[an error occurred while processing this directive]
BBC News
watch One-Minute World News
Last Updated: Wednesday, 1 August 2007, 14:58 GMT 15:58 UK
Man rescues baby monkey from tree
Rhesus monkey
Rhesus monkeys live in India, Afghanistan, Thailand and China
A man rescued a baby rhesus macaque monkey from a tree in his garden - by coaxing it down with a banana.

Marty Wright, 39, did not believe his wife Lucy when she said she had spotted the animal in the tree at their house in Beaminster, Dorset on Sunday.

Mr Wright contacted the RSPCA who advised him to try to tempt the shy monkey down.

He used the fruit to attract the animal - thought to be about six months old - and brought it into his home.

The couple looked after the monkey until it was collected by staff from the Wildlife Park at Cricket St Thomas in Chard, Somerset, an hour later.

It is still not known where it came from.

I got out a banana and kept a low profile
Marty Wright

Mr Wright said his wife had been watching birds when she discovered the baby rhesus.

The motor engineer said at first he did not believe her: "My wife said to me 'Look, quick, there's a monkey in the tree'.

"I just thought it wasn't very likely but then I looked through the binoculars and, sure enough, there was a monkey in the tree.

"I kept very quiet, I got my wife to stay back. I got out a banana and kept a low profile.

"He very gingerly came towards me.

"His front feet were just on the base of my wrist, his back feet were still clinging on to the branches of the tree, I could just very gently pry him out of the tree."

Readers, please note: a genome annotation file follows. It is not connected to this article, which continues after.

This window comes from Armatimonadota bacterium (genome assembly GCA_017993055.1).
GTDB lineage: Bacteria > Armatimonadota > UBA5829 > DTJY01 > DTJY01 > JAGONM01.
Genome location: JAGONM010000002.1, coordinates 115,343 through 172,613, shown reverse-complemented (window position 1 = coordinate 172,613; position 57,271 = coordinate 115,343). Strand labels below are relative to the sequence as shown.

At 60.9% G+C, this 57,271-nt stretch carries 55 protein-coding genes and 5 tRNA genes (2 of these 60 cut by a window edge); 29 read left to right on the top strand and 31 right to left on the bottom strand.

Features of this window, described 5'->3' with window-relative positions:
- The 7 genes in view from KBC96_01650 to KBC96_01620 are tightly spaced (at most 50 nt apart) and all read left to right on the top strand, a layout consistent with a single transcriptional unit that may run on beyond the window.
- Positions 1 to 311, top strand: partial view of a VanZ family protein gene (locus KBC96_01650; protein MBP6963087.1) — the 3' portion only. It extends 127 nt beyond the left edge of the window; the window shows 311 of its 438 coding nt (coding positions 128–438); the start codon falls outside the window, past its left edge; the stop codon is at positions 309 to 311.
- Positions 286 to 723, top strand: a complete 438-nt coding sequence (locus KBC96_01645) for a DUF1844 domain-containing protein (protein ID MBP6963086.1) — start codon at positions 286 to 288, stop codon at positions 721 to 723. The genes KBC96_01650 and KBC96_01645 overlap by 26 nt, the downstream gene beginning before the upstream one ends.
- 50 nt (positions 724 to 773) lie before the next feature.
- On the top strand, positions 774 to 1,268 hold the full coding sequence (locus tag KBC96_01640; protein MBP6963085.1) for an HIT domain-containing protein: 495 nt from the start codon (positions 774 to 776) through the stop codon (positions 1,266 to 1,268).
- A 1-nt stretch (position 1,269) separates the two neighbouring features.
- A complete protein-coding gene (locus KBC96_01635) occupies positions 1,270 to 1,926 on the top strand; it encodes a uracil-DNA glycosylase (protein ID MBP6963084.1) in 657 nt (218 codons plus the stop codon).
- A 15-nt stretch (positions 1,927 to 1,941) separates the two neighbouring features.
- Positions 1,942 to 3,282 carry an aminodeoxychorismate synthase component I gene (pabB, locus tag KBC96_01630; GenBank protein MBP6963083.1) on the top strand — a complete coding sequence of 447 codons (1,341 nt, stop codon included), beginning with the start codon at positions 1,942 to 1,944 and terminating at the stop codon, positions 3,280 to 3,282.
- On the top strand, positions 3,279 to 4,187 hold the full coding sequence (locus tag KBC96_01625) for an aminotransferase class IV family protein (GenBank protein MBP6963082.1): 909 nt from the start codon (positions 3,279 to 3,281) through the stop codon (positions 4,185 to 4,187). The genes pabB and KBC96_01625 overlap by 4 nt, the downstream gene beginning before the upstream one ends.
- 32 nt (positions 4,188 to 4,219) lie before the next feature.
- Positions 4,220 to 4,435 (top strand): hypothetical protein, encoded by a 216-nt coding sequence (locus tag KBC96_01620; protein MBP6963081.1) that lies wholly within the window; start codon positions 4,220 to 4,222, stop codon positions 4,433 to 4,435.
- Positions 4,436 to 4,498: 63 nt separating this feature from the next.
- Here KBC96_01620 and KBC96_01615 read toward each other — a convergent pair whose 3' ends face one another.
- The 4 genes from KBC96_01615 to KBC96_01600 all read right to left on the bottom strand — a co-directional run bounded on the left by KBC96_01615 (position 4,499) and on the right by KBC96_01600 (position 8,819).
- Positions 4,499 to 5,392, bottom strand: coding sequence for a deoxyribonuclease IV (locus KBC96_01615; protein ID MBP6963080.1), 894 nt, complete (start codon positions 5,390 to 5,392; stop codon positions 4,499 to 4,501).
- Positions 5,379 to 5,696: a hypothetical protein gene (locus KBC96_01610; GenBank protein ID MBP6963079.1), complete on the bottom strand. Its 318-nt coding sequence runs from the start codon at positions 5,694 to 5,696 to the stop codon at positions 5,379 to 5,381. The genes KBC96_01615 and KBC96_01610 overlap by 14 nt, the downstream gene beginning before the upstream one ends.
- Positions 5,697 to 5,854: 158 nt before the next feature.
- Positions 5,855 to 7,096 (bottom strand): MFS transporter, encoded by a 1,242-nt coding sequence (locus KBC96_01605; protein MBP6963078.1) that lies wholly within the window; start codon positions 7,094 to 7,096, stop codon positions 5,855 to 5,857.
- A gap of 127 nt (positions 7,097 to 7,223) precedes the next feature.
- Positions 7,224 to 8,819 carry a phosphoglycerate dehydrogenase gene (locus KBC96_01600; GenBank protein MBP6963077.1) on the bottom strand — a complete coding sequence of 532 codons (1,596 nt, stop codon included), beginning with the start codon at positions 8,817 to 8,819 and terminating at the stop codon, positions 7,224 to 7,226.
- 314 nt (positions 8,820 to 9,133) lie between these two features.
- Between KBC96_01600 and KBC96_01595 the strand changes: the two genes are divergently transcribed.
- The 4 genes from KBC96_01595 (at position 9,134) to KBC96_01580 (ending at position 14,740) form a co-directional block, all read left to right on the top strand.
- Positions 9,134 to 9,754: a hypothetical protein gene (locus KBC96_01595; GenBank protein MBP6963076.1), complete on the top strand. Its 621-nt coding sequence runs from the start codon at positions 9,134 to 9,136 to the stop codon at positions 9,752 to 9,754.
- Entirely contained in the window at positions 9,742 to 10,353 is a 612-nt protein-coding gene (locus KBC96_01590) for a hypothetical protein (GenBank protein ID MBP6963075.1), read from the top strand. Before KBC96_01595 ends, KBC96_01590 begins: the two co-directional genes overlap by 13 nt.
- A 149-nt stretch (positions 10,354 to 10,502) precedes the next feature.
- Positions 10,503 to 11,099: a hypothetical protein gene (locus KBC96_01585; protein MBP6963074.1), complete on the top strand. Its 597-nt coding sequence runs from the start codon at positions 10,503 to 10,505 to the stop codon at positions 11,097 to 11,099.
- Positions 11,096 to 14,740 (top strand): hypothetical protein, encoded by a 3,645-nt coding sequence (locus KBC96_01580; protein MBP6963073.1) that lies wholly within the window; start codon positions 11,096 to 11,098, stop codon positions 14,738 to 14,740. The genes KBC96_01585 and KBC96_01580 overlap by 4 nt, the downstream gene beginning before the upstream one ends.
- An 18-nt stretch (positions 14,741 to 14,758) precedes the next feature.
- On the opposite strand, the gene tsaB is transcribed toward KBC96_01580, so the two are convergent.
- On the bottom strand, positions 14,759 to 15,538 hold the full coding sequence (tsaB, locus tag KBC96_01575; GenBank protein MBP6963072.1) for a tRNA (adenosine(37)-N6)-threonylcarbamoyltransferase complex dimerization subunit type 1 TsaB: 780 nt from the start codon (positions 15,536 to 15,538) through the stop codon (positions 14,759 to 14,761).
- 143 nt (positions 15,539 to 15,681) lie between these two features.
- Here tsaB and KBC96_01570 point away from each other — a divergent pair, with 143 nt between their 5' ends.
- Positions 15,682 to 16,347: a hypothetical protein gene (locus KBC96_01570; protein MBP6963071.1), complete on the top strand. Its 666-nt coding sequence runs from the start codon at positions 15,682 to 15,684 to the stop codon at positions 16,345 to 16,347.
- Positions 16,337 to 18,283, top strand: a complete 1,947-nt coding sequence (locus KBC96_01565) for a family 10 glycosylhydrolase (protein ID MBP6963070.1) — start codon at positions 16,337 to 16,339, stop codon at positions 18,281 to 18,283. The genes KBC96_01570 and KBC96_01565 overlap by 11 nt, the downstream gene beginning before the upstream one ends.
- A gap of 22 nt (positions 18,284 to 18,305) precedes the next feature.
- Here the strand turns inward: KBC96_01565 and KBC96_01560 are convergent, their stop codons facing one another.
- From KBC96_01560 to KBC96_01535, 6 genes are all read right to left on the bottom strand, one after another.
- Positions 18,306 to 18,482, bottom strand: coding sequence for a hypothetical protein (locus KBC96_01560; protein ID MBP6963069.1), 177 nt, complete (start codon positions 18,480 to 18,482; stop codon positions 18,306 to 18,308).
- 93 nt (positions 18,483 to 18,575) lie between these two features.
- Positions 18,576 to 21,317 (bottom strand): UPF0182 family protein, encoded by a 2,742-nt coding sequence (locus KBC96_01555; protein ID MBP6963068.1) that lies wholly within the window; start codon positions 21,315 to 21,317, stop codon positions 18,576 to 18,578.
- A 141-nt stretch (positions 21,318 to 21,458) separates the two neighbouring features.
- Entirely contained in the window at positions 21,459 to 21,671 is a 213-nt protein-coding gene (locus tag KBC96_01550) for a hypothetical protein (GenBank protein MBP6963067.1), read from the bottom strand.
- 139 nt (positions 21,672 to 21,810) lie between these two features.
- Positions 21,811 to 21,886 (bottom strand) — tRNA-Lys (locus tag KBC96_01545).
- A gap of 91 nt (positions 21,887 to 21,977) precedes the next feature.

Laboratory monkey

Mr Wright took the rhesus into their front room while a neighbour contacted the wildlife park.

He said: "He was squawking a bit when I grabbed him out of the tree but he was quite happy in the front room jumping around everywhere, off the curtain pole onto the speakers."

Park staff said the monkey was well-fed but they were at a loss as to his origins.

"Obviously because it's a monkey you have to have a licence to keep them so whether someone had him illegally and let him go, we just don't know," Mr Wright said.

"Or he may have been liberated from a laboratory because they are used quite prolifically for experimentation.

"It's a bit of a mystery really."

Scientists decode macaque genome
13 Apr 07 |  Science/Nature

The BBC is not responsible for the content of external internet sites

Has China's housing bubble burst?
How the world's oldest clove tree defied an empire
Why Royal Ballet principal Sergei Polunin quit


Americas Africa Europe Middle East South Asia Asia Pacific